For three years, I ran Rainbow Reviews, which became one of the largest online review sites for GLBT fiction, nonfiction, and poetry. When I started JMS Books LLC
, I no longer had the time or energy to maintain so many different sites. And to be honest, RR never really grew to be what I had envisioned starting out. I wanted more reviews of all genres, and not just gay erotic romance. Still, it was a lot of fun running a review site, particularly one so popular.
A lot of new authors aren’t really sure exactly how to get their books reviewed. While it’s nice to think you’d like to submit review copies to large publications like Out or Entertainment Weekly, the truth of the matter is that those magazines need advance reader copies (or ARCs) of books up to six months prior to publication. Plus, they very rarely seem to review indie, small press, or self-published titles. Not to mention that the cost of buying hard copies of the books and shipping them to the magazines is prohibitive if no one is even going to bother writing a review.
When you publish a shorter e-book, there isn’t even a hard copy to send into the reviewers. That’s when online book review sites become your best friend. There are so many sites out there, for every genre imaginable ~ a quick Google search of “book reviews” will show you as much. When submitting your book for review, keep in mind the following:
- Follow the review site’s guidelines. Don’t send a gay book if the site doesn’t review GLBT titles; don’t send poetry if they don’t review it. Many times it isn’t that they don’t want to review certain types of books; they just don’t have the reviewers or resources available to do so.
- Don’t pay for a review. This is a gimmick, pure and simple. 99.9% of online review sites review for free ~ they get “paid” in the copies of books they receive for review, or they generate revenue through banner ads or other promotional offers. While I agree with paying for ad space or other promotion, I don’t agree with paying to get reviewed.
- Do not submit your book and then expect the review site to buy their copy. This isn’t how you solicit a review. If you want a site to review your book, you have to send them a copy of it! Yes, it sounds elementary, but you’d be surprised how often new authors sent me a review request at Rainbow Reviews and never bothered to submit an actual copy of the book.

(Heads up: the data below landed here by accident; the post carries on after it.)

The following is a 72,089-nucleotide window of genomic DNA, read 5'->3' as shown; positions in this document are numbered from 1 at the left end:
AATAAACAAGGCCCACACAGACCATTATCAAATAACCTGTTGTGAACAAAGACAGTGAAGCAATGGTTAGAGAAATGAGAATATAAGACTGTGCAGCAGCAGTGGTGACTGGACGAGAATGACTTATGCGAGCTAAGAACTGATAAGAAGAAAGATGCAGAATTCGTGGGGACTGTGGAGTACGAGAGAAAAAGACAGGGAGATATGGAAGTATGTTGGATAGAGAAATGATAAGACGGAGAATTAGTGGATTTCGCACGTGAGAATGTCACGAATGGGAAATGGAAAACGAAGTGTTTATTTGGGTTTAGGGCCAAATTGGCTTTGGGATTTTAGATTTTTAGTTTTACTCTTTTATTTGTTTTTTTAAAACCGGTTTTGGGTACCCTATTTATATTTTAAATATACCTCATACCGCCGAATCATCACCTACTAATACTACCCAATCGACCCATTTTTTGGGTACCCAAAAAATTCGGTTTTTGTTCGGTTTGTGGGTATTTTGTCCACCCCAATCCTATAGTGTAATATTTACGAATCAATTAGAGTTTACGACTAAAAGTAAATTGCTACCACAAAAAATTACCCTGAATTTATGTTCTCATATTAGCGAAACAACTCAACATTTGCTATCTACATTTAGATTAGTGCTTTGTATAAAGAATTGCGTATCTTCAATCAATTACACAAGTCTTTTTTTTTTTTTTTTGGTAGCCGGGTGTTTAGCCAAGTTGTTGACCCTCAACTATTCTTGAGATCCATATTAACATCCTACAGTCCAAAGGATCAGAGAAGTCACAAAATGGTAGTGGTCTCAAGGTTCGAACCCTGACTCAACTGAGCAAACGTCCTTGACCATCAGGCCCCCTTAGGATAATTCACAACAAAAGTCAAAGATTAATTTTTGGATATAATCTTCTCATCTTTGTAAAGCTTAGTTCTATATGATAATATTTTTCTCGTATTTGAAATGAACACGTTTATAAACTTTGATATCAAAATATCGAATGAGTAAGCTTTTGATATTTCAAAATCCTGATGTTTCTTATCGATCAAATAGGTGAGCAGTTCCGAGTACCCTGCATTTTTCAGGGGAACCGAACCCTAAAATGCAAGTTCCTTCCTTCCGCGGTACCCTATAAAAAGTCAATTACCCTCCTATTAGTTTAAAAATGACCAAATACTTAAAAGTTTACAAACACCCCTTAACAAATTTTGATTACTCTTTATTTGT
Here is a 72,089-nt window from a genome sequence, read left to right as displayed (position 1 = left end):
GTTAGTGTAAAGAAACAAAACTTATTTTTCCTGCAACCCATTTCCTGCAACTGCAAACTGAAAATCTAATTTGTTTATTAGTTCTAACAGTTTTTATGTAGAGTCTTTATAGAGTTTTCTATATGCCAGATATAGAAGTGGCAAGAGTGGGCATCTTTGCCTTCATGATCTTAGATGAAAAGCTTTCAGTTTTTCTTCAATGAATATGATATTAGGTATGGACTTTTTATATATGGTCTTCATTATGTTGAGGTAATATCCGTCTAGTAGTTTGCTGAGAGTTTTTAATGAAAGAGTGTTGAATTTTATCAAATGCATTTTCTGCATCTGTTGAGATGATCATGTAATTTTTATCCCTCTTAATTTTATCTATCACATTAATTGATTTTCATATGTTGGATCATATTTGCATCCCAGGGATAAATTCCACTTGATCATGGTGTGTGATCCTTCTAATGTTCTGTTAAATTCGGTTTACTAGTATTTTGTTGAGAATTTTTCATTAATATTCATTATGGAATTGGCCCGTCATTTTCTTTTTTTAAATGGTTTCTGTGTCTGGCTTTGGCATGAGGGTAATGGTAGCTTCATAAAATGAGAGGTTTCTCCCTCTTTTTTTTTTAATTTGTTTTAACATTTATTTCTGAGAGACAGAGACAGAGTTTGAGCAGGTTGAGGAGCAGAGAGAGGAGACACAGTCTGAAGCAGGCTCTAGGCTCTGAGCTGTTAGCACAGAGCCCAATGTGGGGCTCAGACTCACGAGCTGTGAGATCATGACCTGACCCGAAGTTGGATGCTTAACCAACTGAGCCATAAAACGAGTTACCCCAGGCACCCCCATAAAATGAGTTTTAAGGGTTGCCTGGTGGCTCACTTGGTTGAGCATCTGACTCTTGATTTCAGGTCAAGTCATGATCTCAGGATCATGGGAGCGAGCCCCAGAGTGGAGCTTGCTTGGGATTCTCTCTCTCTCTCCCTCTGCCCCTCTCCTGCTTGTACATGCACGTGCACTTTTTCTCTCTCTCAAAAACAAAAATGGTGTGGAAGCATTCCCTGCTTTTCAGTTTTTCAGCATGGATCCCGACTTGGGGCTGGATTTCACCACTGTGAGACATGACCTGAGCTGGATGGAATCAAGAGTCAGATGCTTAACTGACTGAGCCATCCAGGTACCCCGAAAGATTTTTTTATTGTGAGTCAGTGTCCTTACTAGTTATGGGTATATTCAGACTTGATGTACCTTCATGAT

- Along this line, send the format the reviewer prefers. Many sites accept PDF only; some want a text-friendly version (such as HTML); some want only print.
- Don’t mail in blind review copies. Contact someone at the review site first (either using their submission form or emailing their review coordinator) and provide at least the title, genre, and blurb for your book. Then follow the directions ~ if they want you to send a copy immediately, do so. Otherwise, wait for them to ask for a copy.
- Once you’ve submitted a book for review, be patient. You don’t make any friends pestering a review site about if and when the review will be posted.
- Most importantly, when your book is reviewed, read the review with an open mind. Realize not every review will be glowing, and even poorly written or unfavorable reviews may be mined for a positive line or two you can quote on your website. Even a bad review can sell books.
- Try to favor review sites that accept electronic book files. They cost you nothing to send. Print books are rarely reviewed, particularly if sent to places that receive 100+ titles a day to review. Online review sites are your friends ~ your name and title will be picked up on search engines and raise the percentage of your search rankings, making your book rise in the results generated when people Google your name or book title.
- Many online review sites offer additional resources to authors. Once you’ve submitted a book for review, request an author interview, or join the site’s Yahoo! group to help promote your book. Sign up for chats and offer free copies of your book in giveaways and promotions. This helps build your name among readers online. Romance and erotic romance sites are particularly helpful in this respect.
Above all, remember that a review is nothing more than one person’s opinion. You’ve heard the saying ~ opinions are like assholes; everyone has one. Don’t get angry with a review site or reviewer if you don’t like their review ~ remember, you requested it. You didn’t ask them to like it, and most sites don’t guarantee that they will. Writing vicious e-mails or comments to the site will only make you look foolish and unprofessional.
Instead, if the reviewer takes time to read your book, write a review, and notify you the review has been posted, the least you can do is take two seconds to reply with a quick thanks. It will go a long way to creating a positive reputation for yourself online, and may even win you a fan in the process.